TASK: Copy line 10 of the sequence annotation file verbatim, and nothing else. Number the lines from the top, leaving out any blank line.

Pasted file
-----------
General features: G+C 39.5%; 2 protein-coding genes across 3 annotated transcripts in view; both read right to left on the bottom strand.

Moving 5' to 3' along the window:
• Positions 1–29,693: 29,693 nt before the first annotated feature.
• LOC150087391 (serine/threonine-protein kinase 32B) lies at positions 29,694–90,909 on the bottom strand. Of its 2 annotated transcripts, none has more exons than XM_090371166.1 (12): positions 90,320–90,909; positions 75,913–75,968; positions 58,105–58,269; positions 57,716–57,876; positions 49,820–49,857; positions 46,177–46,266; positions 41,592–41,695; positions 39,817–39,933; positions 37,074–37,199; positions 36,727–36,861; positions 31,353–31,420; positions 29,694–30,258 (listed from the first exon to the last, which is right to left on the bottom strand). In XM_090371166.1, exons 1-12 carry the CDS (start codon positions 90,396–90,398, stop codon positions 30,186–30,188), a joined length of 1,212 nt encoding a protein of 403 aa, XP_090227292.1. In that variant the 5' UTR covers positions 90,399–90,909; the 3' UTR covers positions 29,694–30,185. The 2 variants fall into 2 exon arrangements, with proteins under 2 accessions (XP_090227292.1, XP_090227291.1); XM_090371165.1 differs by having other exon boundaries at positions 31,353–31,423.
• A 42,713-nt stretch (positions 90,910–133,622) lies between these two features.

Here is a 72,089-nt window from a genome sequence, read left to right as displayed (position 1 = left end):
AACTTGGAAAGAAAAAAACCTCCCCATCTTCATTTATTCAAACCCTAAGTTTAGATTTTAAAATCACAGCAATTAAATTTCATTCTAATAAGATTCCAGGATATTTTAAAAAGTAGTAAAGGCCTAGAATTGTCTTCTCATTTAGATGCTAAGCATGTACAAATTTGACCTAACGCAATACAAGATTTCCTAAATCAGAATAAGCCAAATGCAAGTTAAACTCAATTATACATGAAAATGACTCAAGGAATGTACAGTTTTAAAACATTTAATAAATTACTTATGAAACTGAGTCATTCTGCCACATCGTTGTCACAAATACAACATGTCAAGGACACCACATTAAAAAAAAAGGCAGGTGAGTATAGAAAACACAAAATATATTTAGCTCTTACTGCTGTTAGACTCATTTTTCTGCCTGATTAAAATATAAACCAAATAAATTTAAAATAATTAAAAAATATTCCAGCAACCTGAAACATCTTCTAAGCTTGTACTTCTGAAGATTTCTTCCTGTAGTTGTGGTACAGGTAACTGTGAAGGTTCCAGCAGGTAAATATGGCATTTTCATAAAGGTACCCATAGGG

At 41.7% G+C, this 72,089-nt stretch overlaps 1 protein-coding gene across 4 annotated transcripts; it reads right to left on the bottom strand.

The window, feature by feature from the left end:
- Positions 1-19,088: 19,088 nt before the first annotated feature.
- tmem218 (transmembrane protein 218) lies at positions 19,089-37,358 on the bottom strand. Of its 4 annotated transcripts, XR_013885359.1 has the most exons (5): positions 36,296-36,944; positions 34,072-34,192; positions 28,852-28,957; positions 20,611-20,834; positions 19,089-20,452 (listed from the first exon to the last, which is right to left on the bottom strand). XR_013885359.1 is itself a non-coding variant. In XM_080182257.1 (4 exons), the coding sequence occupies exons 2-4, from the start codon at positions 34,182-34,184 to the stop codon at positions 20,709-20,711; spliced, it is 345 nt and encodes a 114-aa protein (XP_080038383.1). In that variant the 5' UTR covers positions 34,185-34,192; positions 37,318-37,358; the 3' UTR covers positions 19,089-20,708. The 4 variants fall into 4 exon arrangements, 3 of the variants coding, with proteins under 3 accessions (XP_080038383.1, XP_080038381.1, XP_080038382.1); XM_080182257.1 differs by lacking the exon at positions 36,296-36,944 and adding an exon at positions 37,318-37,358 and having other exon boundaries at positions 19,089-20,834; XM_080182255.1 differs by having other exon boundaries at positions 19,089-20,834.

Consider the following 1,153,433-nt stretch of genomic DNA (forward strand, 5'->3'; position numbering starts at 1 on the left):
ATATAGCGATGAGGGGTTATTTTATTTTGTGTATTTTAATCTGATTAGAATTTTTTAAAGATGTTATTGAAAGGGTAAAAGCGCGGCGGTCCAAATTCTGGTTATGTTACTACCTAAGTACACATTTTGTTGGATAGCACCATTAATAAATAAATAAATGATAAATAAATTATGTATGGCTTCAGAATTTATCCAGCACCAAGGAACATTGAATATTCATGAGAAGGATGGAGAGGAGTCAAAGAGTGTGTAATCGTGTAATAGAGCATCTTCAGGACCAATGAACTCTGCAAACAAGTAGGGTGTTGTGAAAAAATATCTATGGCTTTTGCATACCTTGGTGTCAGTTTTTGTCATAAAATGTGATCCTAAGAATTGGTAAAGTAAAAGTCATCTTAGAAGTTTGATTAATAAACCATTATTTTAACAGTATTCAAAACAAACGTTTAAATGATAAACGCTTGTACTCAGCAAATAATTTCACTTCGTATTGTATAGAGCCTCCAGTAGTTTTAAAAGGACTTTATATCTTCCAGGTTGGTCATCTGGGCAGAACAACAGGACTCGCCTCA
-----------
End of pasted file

- Positions 1-19,088: 19,088 nt before the first annotated feature.